U.S. Attorney General Jeff Sessions is asking Congressional leaders not to renew a current federal law that prevents the Department of Justice from spending money to interfere with state medical marijuana laws.
“I believe it would be unwise for Congress to restrict the discretion of the Department to fund particular prosecutions, particularly in the midst of an historic drug epidemic and potentially long-term uptick in violent crime,” Sessions wrote in a letter to Republican and Democratic House and Senate leadership. “The Department must be in a position to use all laws available to combat the transnational drug organizations and dangerous drug traffickers who threaten American lives.”
The letter, sent to Capitol Hill last month, was shared with MassRoots by a Congressional staffer.
The protections are the result of a rider — known as the Rohrabacher-Farr amendment, after its lead Congressional sponsors — which has been enacted into law with strong bipartisan votes for the past three fiscal years, including the current one.
But when President Trump signed a Fiscal Year 2017 omnibus appropriations bill into law last month, he issued a signing statement that essentially reserved the right to ignore the medical marijuana protections.
“I will treat this provision consistently with my constitutional responsibility to take care that the laws be faithfully executed,” he wrote.
And when the president made his first full budget request to Congress, he did not include an extension of the provision.
While President Obama never issued a signing statement concerning the provision, he did suggest that Congress delete it in his last two budget requests.
And the Obama Justice Department took the position that the budget rider only prevented the government from stopping states from implementing their laws and did not provide any protections to patients or providers who are acting in accordance with those policies.
But last year the U.S. Court of Appeals for the Ninth Circuit ruled, over the Justice Department’s objection, that the measure does in fact prevent federal prosecutors from pursuing cases against state-legal medical cannabis patients, growers and dispensaries.
However, the ruling only applies to the nine states and two territories that fall under the Ninth Circuit’s jurisdiction.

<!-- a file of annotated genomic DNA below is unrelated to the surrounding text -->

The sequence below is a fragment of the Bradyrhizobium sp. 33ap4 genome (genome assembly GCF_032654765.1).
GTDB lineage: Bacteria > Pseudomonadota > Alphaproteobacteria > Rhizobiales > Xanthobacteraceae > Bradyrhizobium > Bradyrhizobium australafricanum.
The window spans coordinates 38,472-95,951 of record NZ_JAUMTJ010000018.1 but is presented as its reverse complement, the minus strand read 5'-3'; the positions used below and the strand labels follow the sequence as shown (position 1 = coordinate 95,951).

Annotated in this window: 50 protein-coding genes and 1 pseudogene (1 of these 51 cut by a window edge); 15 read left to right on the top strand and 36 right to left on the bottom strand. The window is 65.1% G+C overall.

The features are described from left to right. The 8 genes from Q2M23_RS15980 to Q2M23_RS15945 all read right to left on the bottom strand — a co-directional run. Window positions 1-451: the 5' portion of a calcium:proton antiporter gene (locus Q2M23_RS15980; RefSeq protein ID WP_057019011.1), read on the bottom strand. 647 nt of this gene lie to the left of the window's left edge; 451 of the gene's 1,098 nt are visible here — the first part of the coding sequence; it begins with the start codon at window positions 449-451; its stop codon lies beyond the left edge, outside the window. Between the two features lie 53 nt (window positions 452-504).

“As a result, in the Ninth Circuit, many individuals and organizations that are operating in violation of the CSA and causing harm in their communities may invoke the rider to thwart prosecution,” Sessions wrote in the new letter to Congress.
If other circuits issue rulings on the provision in the future, the Trump Justice Department could appeal the ruling to the U.S. Supreme Court.
In its second term the Obama administration took a largely hands-off policy with respect to state marijuana laws, despite its position on the budget rider. In a 2013 document that became known as the “Cole Memo,” the Justice Department laid out guidelines for how states can avoid federal interference with their marijuana laws.
President Trump repeatedly pledged during the campaign that he would respect state marijuana laws if elected, and said that he supports medical cannabis “100 percent,” going so far as to note that he personally knows people who have benefited from it. And the Cole Memo is still in place, for now.
Although the attorney general has at points described the Obama enforcement policy as “valuable” and “valid,” he and White House Press Secretary Sean Spicer have also sent a number of signals that the administration may not keep it in place.
Sessions, for example, directed a task force to review possible marijuana enforcement policy changes and issue recommendations by July 27.
Sessions was long one of Congress’ most vocal legalization opponents. Last year, the then-U.S. senator from Alabama said, “good people don’t smoke marijuana.” He also repeatedly criticized the Obama administration’s approach of generally respecting the right of states to set their own cannabis policies.
In the new letter to Congress, the attorney general wrote that marijuana use has “significant negative health effects,” arguing that is “linked to an increased risk of psychiatric disorders such as psychosis, respiratory ailments such as lung infections, cognitive impairments such as IQ loss, and substance use disorder and addiction.”
Congress is now considering appropriations bills for Fiscal Year 2018, and marijuana law reform advocates are pushing to include the state medical cannabis protections again as well as add broader new ones that would cover full recreational legalization laws.
“I respectfully request that you oppose the inclusion of such language in Department appropriations,” Sessions wrote to the Capitol Hill leaders.
On Tuesday, relevant House and Senate appropriations subcommittees will take testimony about the Justice Department’s budget request from Deputy Attorney General Rod Rosenstein. Sessions was initially slated to testify but will instead appear before the Senate Intelligence Committee to discuss the ongoing investigation into Russia’s interference in the 2016 presidential election.